11. The beam of claim 10 wherein openings to the grooves are narrower than internal widths of the grooves.
12. The beam of claim 9 including a clamp bolted to an end region of the vertical web for clamping a pair of beams into an aligned butt joint.
13. The beam of claim 9 wherein thickened lower corners of the channel and thickened edge regions of the top flange are thicker than wall regions formed elsewhere in the beam.
14. A crane or conveyor beam comprising:
the beam being extruded of an aluminum alloy and configured to form:
a. an integral channel having an upper wall and a pair of opposed side walls, the side walls turning inward and terminating along an open bottom slot to provide parallel wheel tracks on opposite sides of the slot;
b. the walls of the channel having thickened regions along opposite lower corners where the side walls turn inward to form the wheel tracks;
c. a vertical web extending integrally upward from a central region of the upper wall of the channel, the vertical web being taller than the width of the channel;
d. the vertical web terminating in an integral top flange extending laterally of the vertical web to about the width of the channel; and
e. the top flange having a plane top and thickened opposite edge regions turning downward from the plane top.
15. The beam of claim 14 including dowel pin grooves formed in the thickened regions of the channel and the thickened edge regions of the top flange to receive beam alignment dowel pins.
16. The beam of claim 15 wherein openings to the grooves are narrower than internal widths of the grooves.
17. The beam of claim 14 wherein lower portions of the side walls of the channel incline inward above the opposite lower corners, and the thickened corner regions are no wider than upper portions of the channel side walls.
18. The beam of claim 14 wherein the thickened lower corner regions of the channel and the thickened edge regions of the top flange are thicker than wall regions formed elsewhere in the beam.
19. The beam of claim 14 wherein inside surfaces of the side walls of the channel incline outward above the wheel tracks.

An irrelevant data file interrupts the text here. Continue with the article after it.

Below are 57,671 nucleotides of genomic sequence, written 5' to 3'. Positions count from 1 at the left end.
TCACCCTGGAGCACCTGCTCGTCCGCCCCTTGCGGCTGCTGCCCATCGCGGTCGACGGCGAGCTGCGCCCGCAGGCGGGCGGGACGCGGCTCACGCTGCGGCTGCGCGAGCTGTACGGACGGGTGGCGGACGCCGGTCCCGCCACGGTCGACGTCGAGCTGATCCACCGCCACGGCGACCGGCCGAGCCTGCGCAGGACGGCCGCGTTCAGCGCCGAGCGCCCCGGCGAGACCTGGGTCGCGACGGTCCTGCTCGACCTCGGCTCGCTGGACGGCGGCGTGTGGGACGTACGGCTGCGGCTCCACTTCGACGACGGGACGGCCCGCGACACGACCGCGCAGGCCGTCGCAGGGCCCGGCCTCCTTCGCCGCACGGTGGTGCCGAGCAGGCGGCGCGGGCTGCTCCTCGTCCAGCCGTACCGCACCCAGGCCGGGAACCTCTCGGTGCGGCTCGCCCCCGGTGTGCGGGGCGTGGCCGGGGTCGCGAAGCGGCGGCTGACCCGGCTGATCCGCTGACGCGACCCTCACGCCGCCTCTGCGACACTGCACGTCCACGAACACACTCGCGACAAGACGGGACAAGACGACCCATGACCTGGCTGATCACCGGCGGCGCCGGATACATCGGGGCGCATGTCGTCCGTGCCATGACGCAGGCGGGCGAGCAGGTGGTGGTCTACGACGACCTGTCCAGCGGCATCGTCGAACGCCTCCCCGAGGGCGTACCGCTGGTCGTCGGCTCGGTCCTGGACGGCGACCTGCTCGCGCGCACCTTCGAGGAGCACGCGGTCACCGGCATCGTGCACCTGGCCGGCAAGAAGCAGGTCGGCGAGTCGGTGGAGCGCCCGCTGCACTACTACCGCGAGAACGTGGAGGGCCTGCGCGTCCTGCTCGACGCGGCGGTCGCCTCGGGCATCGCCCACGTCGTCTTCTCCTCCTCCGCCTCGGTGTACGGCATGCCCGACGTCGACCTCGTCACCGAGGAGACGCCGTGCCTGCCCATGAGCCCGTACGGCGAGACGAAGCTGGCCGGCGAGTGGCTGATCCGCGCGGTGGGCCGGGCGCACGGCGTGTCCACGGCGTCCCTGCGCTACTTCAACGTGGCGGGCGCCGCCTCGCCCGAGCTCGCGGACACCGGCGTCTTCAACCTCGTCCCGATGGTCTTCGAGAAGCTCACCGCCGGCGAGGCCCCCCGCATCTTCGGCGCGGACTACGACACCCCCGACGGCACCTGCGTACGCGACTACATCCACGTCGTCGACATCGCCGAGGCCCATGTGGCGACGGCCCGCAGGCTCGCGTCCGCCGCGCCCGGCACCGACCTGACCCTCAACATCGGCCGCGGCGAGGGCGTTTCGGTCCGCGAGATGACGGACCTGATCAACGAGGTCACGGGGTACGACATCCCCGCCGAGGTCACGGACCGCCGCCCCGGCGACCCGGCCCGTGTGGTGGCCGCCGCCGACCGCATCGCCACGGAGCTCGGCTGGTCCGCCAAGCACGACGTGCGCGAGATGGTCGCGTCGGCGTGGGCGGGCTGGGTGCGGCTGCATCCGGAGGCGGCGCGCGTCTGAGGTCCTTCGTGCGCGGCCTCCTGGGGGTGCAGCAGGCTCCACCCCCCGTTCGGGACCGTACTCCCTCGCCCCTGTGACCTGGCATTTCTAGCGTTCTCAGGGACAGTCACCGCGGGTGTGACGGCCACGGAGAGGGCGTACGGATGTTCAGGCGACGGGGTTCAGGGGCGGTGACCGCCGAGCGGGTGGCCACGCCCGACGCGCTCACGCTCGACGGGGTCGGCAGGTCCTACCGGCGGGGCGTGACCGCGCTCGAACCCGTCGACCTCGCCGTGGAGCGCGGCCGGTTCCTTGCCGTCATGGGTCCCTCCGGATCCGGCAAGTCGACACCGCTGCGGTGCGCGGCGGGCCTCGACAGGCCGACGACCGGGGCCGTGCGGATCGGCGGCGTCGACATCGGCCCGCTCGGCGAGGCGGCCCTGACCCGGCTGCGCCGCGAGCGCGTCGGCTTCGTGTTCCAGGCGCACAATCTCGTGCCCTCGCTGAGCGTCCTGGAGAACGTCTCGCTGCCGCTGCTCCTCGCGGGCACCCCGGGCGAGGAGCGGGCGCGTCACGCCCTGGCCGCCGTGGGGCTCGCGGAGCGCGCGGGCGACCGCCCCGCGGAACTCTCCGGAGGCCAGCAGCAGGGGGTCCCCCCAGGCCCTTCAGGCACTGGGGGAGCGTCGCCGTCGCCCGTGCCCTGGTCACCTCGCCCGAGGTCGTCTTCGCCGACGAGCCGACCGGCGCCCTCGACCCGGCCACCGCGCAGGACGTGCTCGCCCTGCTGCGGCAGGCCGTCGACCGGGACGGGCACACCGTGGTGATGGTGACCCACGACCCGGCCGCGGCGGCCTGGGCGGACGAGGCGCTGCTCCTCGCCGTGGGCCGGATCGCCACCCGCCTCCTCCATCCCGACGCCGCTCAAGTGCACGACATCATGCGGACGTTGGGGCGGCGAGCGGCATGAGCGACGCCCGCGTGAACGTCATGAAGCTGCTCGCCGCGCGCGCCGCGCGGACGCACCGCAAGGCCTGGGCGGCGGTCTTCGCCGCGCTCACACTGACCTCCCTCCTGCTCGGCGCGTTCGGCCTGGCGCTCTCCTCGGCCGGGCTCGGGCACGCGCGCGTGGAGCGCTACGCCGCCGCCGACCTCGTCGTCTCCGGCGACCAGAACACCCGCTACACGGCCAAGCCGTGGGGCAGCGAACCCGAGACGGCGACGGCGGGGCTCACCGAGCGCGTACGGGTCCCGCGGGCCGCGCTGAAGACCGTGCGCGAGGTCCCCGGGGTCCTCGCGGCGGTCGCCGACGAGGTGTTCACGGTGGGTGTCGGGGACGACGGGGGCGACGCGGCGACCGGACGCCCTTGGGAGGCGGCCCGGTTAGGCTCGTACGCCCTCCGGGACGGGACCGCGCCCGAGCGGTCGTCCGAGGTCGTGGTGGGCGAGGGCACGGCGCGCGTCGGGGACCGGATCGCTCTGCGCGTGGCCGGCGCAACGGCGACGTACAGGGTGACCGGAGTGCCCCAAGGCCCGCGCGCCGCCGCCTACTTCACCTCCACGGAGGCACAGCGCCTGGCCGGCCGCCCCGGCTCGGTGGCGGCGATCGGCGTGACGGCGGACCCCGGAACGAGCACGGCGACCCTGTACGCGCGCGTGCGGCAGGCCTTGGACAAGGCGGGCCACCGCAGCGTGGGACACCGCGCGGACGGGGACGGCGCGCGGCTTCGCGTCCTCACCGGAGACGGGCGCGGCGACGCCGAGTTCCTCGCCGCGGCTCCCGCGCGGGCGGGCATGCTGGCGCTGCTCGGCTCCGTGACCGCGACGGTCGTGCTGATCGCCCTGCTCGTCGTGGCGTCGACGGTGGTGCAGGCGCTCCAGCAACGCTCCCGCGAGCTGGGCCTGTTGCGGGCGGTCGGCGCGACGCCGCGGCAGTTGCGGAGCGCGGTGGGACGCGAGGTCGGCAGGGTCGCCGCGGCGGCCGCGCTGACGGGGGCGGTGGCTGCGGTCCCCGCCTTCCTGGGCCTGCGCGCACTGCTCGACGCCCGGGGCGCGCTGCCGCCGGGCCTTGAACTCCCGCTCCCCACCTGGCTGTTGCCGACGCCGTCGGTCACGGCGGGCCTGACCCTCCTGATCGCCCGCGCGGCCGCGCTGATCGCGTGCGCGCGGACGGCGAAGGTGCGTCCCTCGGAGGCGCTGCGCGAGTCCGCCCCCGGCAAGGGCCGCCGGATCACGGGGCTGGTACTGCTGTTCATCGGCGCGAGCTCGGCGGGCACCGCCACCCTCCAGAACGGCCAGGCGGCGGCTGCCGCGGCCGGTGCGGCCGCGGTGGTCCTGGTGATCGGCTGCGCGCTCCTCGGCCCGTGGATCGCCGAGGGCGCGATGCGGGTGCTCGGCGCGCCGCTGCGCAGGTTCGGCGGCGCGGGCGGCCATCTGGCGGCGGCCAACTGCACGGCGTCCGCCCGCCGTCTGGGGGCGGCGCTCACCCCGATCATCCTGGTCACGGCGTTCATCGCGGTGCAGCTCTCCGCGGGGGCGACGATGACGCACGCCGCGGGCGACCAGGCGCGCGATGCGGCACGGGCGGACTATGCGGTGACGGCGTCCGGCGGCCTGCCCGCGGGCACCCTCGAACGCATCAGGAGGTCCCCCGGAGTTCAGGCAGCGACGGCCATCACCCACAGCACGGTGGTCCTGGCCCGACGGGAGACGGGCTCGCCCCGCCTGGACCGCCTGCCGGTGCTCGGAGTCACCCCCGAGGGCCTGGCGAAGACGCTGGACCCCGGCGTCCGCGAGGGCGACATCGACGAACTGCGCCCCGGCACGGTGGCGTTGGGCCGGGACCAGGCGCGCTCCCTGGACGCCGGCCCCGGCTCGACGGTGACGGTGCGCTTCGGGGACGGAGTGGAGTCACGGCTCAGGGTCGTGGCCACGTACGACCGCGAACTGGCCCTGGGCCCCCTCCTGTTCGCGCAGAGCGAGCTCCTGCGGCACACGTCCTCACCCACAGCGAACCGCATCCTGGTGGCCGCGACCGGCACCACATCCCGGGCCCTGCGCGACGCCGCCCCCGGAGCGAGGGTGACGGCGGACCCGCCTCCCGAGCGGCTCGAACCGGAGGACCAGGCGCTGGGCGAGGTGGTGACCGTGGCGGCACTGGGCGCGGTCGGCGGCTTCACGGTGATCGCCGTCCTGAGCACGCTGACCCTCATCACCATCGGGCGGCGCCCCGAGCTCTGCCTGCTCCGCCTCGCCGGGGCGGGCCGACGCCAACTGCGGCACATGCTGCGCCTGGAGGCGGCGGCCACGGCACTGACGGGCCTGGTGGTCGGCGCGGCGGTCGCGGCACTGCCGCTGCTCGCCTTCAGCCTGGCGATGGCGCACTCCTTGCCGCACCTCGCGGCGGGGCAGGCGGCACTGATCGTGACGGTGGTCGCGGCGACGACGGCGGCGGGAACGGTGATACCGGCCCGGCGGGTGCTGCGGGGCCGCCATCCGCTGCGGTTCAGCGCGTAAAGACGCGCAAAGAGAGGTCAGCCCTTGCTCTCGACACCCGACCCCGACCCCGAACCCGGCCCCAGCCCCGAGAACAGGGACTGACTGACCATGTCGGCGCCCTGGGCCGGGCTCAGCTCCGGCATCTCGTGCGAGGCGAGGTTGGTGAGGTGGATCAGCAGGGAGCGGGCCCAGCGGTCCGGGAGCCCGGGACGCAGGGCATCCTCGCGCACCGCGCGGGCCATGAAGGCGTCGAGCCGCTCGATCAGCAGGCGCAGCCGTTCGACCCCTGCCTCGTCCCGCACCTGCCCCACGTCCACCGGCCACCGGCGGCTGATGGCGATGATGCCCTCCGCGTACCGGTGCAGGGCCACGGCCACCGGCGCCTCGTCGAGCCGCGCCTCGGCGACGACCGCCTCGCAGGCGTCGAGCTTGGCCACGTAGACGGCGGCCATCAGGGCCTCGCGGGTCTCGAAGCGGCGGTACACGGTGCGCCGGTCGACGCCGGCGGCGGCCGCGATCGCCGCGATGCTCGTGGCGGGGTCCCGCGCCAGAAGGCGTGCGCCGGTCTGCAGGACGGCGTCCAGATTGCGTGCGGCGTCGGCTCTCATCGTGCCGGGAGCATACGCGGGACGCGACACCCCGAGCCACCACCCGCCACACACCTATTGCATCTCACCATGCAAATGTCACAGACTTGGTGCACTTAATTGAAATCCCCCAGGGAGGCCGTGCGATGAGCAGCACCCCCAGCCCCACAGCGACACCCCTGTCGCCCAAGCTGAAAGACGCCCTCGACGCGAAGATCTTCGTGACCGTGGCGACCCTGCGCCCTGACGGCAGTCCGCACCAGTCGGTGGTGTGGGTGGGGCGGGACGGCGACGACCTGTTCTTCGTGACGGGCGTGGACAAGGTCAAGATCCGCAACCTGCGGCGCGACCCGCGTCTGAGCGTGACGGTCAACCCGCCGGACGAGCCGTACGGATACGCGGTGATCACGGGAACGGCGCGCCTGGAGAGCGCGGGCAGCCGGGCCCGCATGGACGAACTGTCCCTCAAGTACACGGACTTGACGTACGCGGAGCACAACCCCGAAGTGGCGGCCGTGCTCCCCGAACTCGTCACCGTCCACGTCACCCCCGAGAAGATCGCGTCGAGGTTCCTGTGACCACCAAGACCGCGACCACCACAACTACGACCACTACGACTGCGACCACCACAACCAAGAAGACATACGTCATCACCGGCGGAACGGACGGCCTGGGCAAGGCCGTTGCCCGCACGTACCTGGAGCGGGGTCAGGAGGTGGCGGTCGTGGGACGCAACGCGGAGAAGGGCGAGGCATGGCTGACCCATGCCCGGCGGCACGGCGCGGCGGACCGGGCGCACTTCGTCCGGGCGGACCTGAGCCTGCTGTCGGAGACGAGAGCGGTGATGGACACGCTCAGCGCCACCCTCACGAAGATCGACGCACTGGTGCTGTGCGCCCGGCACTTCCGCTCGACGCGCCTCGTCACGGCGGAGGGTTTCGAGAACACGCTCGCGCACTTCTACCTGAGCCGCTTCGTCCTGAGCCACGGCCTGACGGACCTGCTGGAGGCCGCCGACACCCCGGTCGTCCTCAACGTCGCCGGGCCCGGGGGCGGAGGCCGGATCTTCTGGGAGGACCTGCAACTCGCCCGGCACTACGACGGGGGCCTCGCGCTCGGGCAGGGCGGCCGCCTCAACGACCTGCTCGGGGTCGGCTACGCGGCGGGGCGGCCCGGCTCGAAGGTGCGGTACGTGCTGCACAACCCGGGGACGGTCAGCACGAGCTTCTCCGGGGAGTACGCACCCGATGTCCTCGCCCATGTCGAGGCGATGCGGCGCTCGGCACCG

Description
TECHNICAL FIELD

This invention occurs in the art of extruded aluminum alloy beams for bridge cranes and conveyors.

BACKGROUND

Bridge cranes and conveyor systems use overhead track or runway beams and movable bridge beams formed of steel or aluminum alloy materials in various configurations. Many of these include channels that provide wheel tracks for wheeled elements such as trolleys and end trucks that support loads for movement along the length of the beams. Strength is an important consideration in configuring such beams, but so is cost of material and ease of cutting, drilling, and assembling beams into many different sizes and shapes of cranes and conveyor systems.

Crane and conveyor beams have been extruded of aluminum alloy material, which has the advantage of being easy to cut and drill and having a high strength-to-weight ratio, for simplifying assembly. H-shaped configurations have been used for extruded aluminum alloy beams for such crane and conveyor purposes; but I have found these to be wasteful of material, less than optimum in strength for the material used, and inconvenient for assembling and aligning into complete systems. I have improved on this by configuring a more efficient beam.

SUMMARY OF THE INVENTION

My cross-sectional configuration for a crane or conveyor beam extruded of an aluminum alloy is formed with extruded slots or grooves for receiving alignment dowel pins so that no weldments are necessary in the end regions of beams to be butt jointed. The dowel pin grooves are also located in thickened regions of the extrusion that are spaced as far as possible from a neutral axis of the beam, for adding strength and stability to the extrusion and for spacing alignment dowel pins at a widely separated and reliable stance. My beam otherwise forms a bottom channel with opposite side walls that turn inward toward an open bottom slot to provide a pair of parallel wheel tracks on opposite sides of the slot. A vertical web extends upward from the center of a top wall of the channel, and the vertical web is taller than the width of the channel. The vertical web terminates in a top flange that extends laterally of the vertical web and has thickened opposite edges. The dowel pin grooves are formed in the thickened opposite edges of the top flange, which thicken downwardly from a top plane and in opposite lower corners of the channel, where the channel side walls turn inward to form the wheel tracks.